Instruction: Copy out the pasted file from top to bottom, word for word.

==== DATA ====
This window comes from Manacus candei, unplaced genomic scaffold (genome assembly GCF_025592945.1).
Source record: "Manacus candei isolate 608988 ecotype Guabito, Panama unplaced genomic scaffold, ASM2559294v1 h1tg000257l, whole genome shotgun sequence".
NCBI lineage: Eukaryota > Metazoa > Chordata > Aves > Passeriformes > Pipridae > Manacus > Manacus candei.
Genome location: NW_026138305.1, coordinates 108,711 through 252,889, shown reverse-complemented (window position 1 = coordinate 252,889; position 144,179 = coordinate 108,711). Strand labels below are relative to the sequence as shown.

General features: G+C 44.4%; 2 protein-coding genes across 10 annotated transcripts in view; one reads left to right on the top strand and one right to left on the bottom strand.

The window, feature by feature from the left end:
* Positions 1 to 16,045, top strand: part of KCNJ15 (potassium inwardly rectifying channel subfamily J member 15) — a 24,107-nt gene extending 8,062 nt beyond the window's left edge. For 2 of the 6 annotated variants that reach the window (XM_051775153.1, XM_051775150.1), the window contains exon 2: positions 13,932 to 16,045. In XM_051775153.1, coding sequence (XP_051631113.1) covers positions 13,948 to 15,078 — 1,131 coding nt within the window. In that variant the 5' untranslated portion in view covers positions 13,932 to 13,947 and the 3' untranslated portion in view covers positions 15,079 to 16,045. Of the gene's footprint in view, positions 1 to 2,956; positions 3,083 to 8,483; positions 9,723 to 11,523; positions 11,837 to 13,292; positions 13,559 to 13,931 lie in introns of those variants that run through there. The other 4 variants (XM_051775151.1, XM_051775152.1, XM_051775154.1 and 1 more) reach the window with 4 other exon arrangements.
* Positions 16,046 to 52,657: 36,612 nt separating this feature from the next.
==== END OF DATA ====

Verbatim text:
This window comes from Manacus candei, unplaced genomic scaffold (genome assembly GCF_025592945.1).
Source record: "Manacus candei isolate 608988 ecotype Guabito, Panama unplaced genomic scaffold, ASM2559294v1 h1tg000257l, whole genome shotgun sequence".
NCBI lineage: Eukaryota > Metazoa > Chordata > Aves > Passeriformes > Pipridae > Manacus > Manacus candei.
Genome location: NW_026138305.1, coordinates 108,711 through 252,889, shown reverse-complemented (window position 1 = coordinate 252,889; position 144,179 = coordinate 108,711). Strand labels below are relative to the sequence as shown.

General features: G+C 44.4%; 2 protein-coding genes across 10 annotated transcripts in view; one reads left to right on the top strand and one right to left on the bottom strand.

The window, feature by feature from the left end:
* Positions 1 to 16,045, top strand: part of KCNJ15 (potassium inwardly rectifying channel subfamily J member 15) — a 24,107-nt gene extending 8,062 nt beyond the window's left edge. For 2 of the 6 annotated variants that reach the window (XM_051775153.1, XM_051775150.1), the window contains exon 2: positions 13,932 to 16,045. In XM_051775153.1, coding sequence (XP_051631113.1) covers positions 13,948 to 15,078 — 1,131 coding nt within the window. In that variant the 5' untranslated portion in view covers positions 13,932 to 13,947 and the 3' untranslated portion in view covers positions 15,079 to 16,045. Of the gene's footprint in view, positions 1 to 2,956; positions 3,083 to 8,483; positions 9,723 to 11,523; positions 11,837 to 13,292; positions 13,559 to 13,931 lie in introns of those variants that run through there. The other 4 variants (XM_051775151.1, XM_051775152.1, XM_051775154.1 and 1 more) reach the window with 4 other exon arrangements.
* Positions 16,046 to 52,657: 36,612 nt separating this feature from the next.